Businessman arrested after Dunedin customs raid

A Dunedin businessman who allegedly altered invoices to undervalue imported heavy machinery and evaded paying at least $1.4 million in GST at the border has been arrested following a Customs raid.

According to court documents, Paul Lambert Clarke (43) of Mosgiel appeared in the Dunedin District Court today facing three charges, including defrauding Customs revenue, offences in relation to declarations and documents that are known to be faulty, and obtaining by deception.

About $6 million of property has also been seized by the Southern police asset recovery unit.

Customs began investigating his business earlier this year after discovering that he had used an altered invoice to significantly undervalue an imported consignment of heavy machinery, Customs said in a statement.

An initial audit of 25 imported consignments by Mr Clarke's company showed that most of the consignments had been undervalued.

Customs records show the business had imported more than 200 consignments since 2013, and the undervaluations were believed to have spanned the six-year period.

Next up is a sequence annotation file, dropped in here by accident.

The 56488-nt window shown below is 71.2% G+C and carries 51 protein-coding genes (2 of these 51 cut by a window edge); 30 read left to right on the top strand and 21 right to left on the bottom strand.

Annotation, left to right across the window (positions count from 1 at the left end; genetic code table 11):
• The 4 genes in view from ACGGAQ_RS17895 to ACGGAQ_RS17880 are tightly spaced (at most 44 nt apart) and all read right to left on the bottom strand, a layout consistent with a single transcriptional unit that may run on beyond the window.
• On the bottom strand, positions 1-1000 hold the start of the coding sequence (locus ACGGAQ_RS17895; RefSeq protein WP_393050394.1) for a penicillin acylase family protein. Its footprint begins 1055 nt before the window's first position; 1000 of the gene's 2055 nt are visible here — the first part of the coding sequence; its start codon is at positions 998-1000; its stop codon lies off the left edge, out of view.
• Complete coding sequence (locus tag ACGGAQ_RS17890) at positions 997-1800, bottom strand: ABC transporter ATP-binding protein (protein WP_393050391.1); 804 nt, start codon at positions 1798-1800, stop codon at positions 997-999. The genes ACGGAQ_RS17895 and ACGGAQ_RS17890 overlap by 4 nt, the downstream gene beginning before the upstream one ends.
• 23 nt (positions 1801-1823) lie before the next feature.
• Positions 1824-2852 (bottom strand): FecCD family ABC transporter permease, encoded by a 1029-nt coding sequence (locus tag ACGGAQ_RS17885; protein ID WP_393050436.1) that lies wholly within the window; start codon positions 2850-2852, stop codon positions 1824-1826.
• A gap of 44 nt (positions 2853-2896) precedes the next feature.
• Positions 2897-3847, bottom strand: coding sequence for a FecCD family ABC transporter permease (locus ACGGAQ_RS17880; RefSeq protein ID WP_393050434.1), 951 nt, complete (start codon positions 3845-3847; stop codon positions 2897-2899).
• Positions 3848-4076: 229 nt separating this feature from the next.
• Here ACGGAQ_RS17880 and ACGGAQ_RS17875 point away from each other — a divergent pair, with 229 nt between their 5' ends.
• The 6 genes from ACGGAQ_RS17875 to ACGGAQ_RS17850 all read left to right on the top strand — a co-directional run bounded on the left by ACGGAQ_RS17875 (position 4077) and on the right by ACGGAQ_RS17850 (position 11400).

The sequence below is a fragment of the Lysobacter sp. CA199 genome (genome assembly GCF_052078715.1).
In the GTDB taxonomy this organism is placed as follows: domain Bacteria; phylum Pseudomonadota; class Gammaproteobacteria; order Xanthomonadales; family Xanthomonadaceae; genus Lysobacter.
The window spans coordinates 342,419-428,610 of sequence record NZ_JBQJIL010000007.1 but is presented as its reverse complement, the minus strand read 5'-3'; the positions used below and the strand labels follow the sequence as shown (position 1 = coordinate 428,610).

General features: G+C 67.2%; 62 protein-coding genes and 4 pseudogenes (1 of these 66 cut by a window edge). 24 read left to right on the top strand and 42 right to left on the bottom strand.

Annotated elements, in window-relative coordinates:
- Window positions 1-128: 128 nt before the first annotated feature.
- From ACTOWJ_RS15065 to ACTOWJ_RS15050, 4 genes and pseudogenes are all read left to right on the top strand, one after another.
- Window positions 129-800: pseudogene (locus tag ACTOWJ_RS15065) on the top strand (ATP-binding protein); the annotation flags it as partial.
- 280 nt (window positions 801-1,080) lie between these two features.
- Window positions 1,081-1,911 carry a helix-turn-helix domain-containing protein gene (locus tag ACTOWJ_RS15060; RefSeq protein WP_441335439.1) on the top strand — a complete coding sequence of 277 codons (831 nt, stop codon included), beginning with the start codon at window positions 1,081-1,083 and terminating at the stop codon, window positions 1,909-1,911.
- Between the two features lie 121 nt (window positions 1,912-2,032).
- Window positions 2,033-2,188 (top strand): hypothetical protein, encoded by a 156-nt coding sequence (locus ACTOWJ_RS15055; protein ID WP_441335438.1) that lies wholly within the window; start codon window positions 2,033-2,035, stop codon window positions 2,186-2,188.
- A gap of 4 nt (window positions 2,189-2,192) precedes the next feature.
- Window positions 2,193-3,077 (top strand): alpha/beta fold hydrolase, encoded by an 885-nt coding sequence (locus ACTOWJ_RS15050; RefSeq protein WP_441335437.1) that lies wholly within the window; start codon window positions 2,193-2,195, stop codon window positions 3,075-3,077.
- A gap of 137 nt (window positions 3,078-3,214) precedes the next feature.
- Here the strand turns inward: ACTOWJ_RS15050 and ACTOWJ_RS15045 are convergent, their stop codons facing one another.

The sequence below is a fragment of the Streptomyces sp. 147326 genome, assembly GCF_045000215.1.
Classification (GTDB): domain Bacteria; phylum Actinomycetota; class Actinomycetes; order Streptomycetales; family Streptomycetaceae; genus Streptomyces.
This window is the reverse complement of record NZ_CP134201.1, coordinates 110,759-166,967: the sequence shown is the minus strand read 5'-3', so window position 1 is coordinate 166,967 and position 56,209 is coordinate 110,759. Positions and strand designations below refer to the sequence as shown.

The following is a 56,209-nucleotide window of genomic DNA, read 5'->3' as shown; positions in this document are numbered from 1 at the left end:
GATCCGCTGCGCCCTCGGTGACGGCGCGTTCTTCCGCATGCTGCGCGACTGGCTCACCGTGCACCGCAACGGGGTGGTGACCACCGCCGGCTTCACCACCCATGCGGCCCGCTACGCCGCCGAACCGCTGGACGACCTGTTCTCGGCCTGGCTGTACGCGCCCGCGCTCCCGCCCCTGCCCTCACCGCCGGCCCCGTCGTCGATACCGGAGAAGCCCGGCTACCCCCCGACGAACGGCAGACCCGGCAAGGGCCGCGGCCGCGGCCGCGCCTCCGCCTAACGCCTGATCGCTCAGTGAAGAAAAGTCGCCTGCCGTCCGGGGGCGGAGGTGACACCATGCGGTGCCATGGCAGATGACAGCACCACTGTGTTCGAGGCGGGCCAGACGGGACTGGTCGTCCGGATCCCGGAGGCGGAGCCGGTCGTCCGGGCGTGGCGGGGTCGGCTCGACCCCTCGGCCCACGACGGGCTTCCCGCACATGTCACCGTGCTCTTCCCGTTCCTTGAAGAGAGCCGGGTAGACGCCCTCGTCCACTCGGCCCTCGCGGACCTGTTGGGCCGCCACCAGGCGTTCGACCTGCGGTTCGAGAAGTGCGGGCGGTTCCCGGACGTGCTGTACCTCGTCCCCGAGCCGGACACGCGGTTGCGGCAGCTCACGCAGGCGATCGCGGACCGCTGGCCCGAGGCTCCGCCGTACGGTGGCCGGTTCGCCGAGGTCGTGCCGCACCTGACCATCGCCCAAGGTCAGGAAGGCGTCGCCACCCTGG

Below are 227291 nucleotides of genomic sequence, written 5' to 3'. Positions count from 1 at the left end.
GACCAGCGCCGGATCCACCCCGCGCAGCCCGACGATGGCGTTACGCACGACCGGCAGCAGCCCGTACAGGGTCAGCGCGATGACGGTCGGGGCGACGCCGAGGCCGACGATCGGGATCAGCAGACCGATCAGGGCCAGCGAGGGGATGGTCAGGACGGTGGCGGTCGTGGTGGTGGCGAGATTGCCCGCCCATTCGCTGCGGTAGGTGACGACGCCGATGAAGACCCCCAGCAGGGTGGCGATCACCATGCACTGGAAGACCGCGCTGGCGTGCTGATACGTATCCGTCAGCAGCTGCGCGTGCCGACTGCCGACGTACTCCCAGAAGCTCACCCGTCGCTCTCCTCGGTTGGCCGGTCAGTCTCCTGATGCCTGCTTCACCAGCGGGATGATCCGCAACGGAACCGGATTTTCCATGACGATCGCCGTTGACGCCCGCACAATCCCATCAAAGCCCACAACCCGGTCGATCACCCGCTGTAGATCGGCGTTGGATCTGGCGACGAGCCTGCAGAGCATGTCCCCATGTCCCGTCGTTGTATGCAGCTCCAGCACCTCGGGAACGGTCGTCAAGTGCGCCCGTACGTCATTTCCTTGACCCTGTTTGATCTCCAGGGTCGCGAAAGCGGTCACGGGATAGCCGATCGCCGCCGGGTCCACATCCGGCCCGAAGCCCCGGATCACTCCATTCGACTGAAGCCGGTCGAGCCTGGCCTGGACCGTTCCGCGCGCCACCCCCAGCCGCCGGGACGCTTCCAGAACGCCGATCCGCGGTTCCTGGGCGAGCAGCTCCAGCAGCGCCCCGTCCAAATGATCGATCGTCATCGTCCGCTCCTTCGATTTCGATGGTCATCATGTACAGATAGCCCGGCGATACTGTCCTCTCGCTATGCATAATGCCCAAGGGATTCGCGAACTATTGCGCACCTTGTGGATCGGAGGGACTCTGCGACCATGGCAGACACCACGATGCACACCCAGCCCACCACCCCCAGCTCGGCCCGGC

An initial analysis of the imported consignment documents show that at least 90 of them had been undervalued, by a total of $9.6 million, resulting in $1.4 million in GST payments being evaded.

Customs investigators, assisted by police, carried out search warrants in Dunedin and Cromwell today leading to the man's arrest.

Customs investigations manager Bruce Berry said the accused had deliberately tried to circumvent the border systems in place to collect Government revenue.

"Defrauding Customs of revenue is fraud and a serious crime, with a penalty of up to five years in jail.

"Heavy machinery doesn't attract additional tariff duties, but GST must still be paid. All businesses should be aware of this, and fraudsters will be prosecuted.''

Police asset recovery manager Detective Senior Sergeant Brent Murray said police asset recovery units will work closely with all law enforcement agencies to ensure people do not financially benefit from their criminal activity.

"Working closely with NZ Customs ensures that whatever the crime the criminal proceeds recovery act is about ensuring that crime does not pay.''

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